Lauding her experience and fund-raising expertise, Hermosa Beach trustees have named Elaine Gourley, a 31-year Los Angeles educator, as the city's school superintendent.
Gourley, who has been principal of Brockton Avenue Elementary School in Brentwood for five years, will succeed Shalee Cunningham on July 1. Cunningham resigned in April to head a school district in Mammoth.
Board President Joe Mark said Gourley beat out 14 applicants for the superintendent's job, primarily because of her teaching and administrative experience and her initiative in involving local businesses and civic groups in school programs.
As have school districts statewide, Hermosa Beach has had to cut ever more deeply into its budget to make up for losses in state funding. Next year, for example, the district will be forced to dip into its $900,000 reserve fund for the first time in at least a decade in order to balance its estimated $3.5-million budget, officials said.
As a result, the district has turned more frequently to parents and community groups to help raise money to maintain enrichment programs.
This year, annual class field trips were jeopardized by the district's money crunch; although the trips were ultimately approved, the school Parent Teacher Organization agreed to pick up the tab for them in coming years.
PTO President Cathy McCurdy added that the group spent $22,000 this year on school computers, staff supplies and a playground mural, and has already raised $6,000 of the $15,000 it needs for the district's outdoor education program. Half of that money, McCurdy said, was donated by the local Kiwanis Club, Rotary Club and the Women's Club of Hermosa Beach.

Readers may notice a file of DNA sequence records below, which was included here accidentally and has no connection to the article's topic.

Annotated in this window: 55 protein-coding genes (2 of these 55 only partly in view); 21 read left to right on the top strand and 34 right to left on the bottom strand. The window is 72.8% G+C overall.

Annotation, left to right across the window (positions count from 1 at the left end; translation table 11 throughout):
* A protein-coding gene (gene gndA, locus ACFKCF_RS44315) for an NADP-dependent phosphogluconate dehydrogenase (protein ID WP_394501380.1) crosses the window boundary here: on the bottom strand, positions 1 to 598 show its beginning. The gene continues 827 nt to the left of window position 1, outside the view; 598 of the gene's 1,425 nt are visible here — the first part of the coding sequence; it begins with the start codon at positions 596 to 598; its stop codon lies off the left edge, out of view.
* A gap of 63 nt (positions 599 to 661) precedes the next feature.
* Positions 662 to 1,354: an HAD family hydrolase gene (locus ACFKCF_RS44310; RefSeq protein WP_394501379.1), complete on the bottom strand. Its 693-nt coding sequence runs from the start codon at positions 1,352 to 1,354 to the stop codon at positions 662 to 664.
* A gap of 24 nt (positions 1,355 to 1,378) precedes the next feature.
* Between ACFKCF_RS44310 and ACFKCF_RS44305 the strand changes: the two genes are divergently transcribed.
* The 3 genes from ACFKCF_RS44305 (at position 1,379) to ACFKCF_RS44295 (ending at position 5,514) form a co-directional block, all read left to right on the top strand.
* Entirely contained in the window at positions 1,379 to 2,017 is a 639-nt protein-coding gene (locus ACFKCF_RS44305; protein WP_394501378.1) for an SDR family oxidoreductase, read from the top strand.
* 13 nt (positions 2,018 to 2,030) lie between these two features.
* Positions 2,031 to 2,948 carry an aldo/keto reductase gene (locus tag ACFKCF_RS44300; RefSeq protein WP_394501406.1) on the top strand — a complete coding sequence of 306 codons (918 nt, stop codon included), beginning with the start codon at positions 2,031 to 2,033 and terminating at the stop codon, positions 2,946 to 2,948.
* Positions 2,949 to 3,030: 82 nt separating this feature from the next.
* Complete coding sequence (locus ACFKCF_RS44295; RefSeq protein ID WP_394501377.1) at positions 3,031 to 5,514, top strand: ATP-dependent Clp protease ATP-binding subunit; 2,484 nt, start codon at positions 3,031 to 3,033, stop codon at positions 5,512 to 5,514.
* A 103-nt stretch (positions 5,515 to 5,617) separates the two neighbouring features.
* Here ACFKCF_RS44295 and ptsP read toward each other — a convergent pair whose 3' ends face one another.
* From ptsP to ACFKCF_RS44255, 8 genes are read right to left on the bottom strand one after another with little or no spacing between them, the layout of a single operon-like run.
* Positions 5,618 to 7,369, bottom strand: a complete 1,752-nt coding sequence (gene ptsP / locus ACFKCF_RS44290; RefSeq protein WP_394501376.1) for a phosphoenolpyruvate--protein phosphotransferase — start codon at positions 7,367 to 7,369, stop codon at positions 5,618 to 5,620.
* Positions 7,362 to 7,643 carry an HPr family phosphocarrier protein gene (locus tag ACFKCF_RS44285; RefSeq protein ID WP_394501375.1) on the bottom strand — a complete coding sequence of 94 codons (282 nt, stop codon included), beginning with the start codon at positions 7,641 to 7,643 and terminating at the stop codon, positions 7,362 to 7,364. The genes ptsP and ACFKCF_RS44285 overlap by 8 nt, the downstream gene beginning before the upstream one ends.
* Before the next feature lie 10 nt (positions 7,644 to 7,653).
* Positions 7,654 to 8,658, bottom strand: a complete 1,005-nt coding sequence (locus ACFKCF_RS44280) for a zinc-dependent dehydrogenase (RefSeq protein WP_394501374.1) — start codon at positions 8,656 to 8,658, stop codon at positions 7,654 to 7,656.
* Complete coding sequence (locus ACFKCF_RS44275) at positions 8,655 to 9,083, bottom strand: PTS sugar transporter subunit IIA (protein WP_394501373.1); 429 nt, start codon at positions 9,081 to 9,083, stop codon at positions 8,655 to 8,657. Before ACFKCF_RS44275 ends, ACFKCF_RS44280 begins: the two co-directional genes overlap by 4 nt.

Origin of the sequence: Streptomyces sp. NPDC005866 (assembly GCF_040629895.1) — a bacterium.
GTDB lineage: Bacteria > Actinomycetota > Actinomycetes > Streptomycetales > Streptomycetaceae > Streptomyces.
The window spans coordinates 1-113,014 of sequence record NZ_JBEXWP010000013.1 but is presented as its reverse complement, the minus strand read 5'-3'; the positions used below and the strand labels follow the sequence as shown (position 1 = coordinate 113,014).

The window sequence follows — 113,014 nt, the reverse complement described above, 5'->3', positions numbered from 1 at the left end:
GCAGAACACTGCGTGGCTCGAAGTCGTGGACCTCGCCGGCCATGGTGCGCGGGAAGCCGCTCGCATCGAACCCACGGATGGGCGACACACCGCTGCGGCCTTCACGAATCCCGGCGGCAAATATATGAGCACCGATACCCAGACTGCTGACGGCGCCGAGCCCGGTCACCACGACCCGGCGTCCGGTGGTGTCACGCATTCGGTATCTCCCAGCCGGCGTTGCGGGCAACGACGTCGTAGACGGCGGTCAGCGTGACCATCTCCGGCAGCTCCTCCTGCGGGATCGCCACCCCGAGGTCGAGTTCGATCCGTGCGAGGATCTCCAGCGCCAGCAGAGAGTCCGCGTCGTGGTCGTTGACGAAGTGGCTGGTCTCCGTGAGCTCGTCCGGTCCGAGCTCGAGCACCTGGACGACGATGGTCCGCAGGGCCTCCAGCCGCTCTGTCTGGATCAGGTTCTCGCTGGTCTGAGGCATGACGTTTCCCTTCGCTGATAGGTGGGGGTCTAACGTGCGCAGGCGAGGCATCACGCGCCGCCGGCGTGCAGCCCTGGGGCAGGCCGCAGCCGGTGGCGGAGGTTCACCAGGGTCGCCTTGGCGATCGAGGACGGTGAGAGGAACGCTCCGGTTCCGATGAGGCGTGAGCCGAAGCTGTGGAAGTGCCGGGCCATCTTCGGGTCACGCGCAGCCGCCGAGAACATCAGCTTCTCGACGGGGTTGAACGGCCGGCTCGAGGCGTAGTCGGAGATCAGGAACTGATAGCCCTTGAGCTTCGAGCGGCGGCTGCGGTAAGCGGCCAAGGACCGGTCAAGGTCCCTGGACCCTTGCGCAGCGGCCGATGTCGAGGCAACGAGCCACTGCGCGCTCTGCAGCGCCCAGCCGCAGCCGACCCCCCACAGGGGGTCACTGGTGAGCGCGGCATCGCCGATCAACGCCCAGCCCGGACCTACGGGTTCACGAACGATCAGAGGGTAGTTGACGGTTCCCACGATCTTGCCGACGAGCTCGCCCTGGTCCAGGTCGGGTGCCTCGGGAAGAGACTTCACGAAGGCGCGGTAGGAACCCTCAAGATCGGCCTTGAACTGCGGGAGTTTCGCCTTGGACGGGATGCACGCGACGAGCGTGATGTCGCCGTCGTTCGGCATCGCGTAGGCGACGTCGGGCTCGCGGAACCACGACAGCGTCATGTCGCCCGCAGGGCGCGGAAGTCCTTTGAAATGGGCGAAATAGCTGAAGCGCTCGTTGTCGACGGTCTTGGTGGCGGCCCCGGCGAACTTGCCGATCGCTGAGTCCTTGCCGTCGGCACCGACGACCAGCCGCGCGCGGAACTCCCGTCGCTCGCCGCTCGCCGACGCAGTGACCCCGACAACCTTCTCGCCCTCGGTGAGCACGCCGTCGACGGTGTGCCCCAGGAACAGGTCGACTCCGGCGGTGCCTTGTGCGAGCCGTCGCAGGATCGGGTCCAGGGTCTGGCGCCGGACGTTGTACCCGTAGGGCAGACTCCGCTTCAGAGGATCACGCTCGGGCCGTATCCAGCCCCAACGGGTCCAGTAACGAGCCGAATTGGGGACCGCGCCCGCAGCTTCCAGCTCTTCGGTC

At Brockton Avenue, Gourley said she tied fund raising to particular programs. The school's booster club, for instance, recently held a fund-raiser so the school could continue to have a librarian. In addition, the Brentwood Rotary Club supports the school's DARE anti-drug program, and McDonald's restaurants, through the Adopt-A-School program, have provided Happy Meals as prizes for the winners of each classroom's Citizen of the Month award, Gourley said.
Marla Fryer, who heads the Parent Teacher Assn. for Brockton Avenue school, said Gourley was adept at bringing in money for staff supplies and enrichment programs in the face of the Los Angeles Unified School District's budget crisis.
"The PTAs are limited in L.A. Unified with the amount of money we can keep, but when her teachers needed funds, Dr. Gourley would always find a way to manage," Fryer said.
She added that Gourley was particularly sensitive to children with special needs and welcomed parental involvement.
"She's like a Mother Goose," Fryer said. "She takes the kids who need extra understanding and care, and she really tries. She's really easygoing, and easy to talk to, and she's the kind of person parents feel comfortable going to."
Mark added: "She has a lot of experience in keeping the money we have and in getting more. And she seems to have some good ideas about involving the community and industry in picking up the load."
Gourley, 53, holds a master's degree and a doctorate in education from USC, and has lived in Torrance since 1959. Although most of her career has been spent in the L.A. Unified School District, Gourley said she was attracted to the one-school, 700-pupil Hermosa Beach district in part because of the "wonderful atmosphere" at the campus and in part because L.A. Unified's budget crunch has limited upward mobility in that district.
She said there are parallels between Brockton Avenue and the Hermosa Beach kindergarten-through-eighth-grade school. Both, she said, emphasize computers in the classroom, both have high test scores and high levels of parental involvement, and both are faced with funding problems as a result of the state budget crunch.
"I'm looking forward to providing leadership for all the good programs I already see in place in Hermosa Beach," Gourley said. "I'm very excited."